Un caso diferente es el del Mar Caribe en donde las poblaciones de tiburones, además de estar en riesgo, desempeñan un papel muy importante para la salud de los ecosistemas marinos más diversos y frágiles que existen: los arrecifes de coral. En este caso las medidas tendrían que ser mucho más ambiciosas respondiendo a la altura de las delicadas condiciones ecológicas de esta región y a su destacada importancia a nivel global.

El gobierno mexicano, mediante un decreto presidencial, debería decretar en las aguas marinas nacionales del Mar Caribe un Santuario de Tiburón. Ésta es una propuesta bien fundada que han venido impulsando varios grupos nacionales e internacionales, investigadores, buzos deportivos y personalidades de diversa índole, así como organizaciones no gubernamentales, entre ellas Pew Environment Group. El objetivo del Santuario es el de recuperar las poblaciones de tiburones y garantizar su conservación en el largo plazo mediante la prohibición de la pesca comercial de tiburón en las aguas de jurisdicción nacional, desde las costas de Holbox en Yucatán hasta la Bahía de Chetumal en Quintana Roo. En Bahamas, Honduras y Palao se decretaron con gran éxito santuarios que abarcan todas las aguas oceánicas de esos países.

No debe soslayarse que esta medida tendría, en el corto plazo, impactos sociales y económicos para las familias de pescadores que dependen de esta actividad. No obstante, éste es un problema con solución viable. El gobierno podría promover inmediatamente, mediante los apoyos económicos necesarios, la reconversión productiva de las actividades que realizan estas familias hacia otras opciones como son el ecoturismo de buceo y observación de tiburones y la pesca deportiva de captura y liberación, las cuales, sin duda, en poco tiempo resultarán mucho más rentables y también sustentables. Existen experiencias muy exitosas con el tiburón ballena, bien conocidas en México por los pescadores locales, que podrían extenderse a otras especies.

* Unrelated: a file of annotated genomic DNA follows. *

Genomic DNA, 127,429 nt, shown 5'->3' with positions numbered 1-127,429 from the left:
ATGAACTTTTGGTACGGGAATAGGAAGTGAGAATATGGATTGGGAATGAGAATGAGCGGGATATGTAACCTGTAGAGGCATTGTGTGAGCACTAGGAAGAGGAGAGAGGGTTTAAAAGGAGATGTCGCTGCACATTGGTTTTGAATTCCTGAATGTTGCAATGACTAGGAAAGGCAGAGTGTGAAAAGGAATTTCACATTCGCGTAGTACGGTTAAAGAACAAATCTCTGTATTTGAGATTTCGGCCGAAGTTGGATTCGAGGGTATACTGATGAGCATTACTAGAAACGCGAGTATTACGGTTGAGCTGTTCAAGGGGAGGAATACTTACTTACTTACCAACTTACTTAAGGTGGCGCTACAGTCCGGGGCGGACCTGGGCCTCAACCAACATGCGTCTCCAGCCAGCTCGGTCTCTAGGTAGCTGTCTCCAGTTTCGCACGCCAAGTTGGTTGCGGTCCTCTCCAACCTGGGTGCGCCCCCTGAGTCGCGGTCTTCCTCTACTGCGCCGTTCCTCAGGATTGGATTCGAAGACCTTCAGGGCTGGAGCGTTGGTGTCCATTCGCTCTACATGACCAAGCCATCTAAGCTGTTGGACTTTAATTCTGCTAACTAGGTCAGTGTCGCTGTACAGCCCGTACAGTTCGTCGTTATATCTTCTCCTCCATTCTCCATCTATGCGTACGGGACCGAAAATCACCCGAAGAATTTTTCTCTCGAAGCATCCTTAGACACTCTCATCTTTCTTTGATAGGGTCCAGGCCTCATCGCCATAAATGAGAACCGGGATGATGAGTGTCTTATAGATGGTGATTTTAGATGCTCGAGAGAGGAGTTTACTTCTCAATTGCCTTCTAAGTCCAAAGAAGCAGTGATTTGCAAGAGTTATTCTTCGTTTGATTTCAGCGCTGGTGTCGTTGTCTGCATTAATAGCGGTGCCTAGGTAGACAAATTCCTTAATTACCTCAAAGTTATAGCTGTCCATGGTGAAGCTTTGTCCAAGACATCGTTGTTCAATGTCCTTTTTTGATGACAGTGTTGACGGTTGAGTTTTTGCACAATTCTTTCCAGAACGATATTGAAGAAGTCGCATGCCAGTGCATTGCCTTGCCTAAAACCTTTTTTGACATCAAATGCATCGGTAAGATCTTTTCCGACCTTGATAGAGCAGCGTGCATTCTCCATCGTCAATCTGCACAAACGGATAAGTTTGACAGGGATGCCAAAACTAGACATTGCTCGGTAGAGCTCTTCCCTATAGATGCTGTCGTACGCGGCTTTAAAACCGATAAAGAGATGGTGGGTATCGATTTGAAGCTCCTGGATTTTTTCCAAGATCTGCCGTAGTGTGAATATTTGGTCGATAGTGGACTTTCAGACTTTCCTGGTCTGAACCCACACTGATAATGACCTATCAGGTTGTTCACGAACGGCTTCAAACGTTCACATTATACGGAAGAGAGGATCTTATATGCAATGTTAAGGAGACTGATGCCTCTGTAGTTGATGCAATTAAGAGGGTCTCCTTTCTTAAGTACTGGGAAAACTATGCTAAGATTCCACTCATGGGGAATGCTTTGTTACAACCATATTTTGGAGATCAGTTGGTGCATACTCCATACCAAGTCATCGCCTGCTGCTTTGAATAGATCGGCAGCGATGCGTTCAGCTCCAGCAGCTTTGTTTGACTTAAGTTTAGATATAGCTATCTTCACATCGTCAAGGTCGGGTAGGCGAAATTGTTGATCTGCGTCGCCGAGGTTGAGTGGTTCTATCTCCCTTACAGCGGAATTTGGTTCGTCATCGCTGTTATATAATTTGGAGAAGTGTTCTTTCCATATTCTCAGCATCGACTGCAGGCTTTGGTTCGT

La gran diversidad y cantidad de tiburones del Mar Caribe mexicano puede convertir a esta región en uno de los destinos ecoturísticos más importantes del mundo para la convivencia con estas especies marinas. Su protección no sólo es una responsabilidad ineludible de México, sino que esta medida colocaría al país como un líder de la conservación de uno de los grupos más vulnerables de los océanos. Además, las medidas de conservación propuestas son compatibles con el bienestar social. Como bien se dice, los tiburones valen más vivos que muertos.

Julia Carabias es una Bióloga mexicana y ambientalista. Fue Secretaria Mexicana de Medio Ambiente, Recursos Naturales y Pesca desde 1994 hasta 2000. Publicado en Reforma el 21 de enero 2012

Sunday, January 22, 2012

Conservation's Top 10 Shark Dives

Swimming with sharks is a sustainable economic activity that provides coastal countries with millions of dollars in tourist revenues.  Making the case for the economic importance of sharks is one way to convince governments that they need protection.  So, in no particular order, here are Conservation's Top 10 Shark Dives (each of the countries listed have either passed or are considering shark protections):

#1: Honduras, The Deepest Shark Dive
Photo Credit: Steve Box
There’s a giant lurking in the deep waters around Roatan and it’s not the giant squid from 20,000 Leagues Under the Sea. Sixgill sharks, which can grow up to 18 feet in length, are rarely seen by divers, but your chance of seeing one increases exponentially by taking a submarine down to 1500 feet on a dark night. These sharks, and other species like the Caribbean reef sharks that swim closer to shore, have been fully protected in Honduras since 2010.